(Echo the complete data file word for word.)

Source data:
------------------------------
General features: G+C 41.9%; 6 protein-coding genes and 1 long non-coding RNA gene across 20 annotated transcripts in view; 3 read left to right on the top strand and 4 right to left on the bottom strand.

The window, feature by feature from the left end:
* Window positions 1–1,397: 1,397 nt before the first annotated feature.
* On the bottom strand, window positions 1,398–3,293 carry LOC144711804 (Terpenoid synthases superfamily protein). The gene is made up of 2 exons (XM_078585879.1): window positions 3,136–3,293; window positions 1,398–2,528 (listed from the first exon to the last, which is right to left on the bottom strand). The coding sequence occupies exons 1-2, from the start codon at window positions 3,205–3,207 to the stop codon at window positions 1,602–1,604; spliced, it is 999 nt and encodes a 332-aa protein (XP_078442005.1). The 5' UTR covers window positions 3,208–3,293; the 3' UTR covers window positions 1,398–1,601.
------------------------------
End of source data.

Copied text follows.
General features: G+C 41.9%; 6 protein-coding genes and 1 long non-coding RNA gene across 20 annotated transcripts in view; 3 read left to right on the top strand and 4 right to left on the bottom strand.

The window, feature by feature from the left end:
* Window positions 1–1,397: 1,397 nt before the first annotated feature.
* On the bottom strand, window positions 1,398–3,293 carry LOC144711804 (Terpenoid synthases superfamily protein). The gene is made up of 2 exons (XM_078585879.1): window positions 3,136–3,293; window positions 1,398–2,528 (listed from the first exon to the last, which is right to left on the bottom strand). The coding sequence occupies exons 1-2, from the start codon at window positions 3,205–3,207 to the stop codon at window positions 1,602–1,604; spliced, it is 999 nt and encodes a 332-aa protein (XP_078442005.1). The 5' UTR covers window positions 3,208–3,293; the 3' UTR covers window positions 1,398–1,601.